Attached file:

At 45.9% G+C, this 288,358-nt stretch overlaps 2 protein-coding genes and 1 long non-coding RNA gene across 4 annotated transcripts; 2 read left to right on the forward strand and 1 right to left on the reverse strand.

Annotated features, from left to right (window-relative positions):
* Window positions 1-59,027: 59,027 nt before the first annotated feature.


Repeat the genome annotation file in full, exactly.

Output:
At 45.9% G+C, this 288,358-nt stretch overlaps 2 protein-coding genes and 1 long non-coding RNA gene across 4 annotated transcripts; 2 read left to right on the forward strand and 1 right to left on the reverse strand.

Annotated features, from left to right (window-relative positions):
* Window positions 1-59,027: 59,027 nt before the first annotated feature.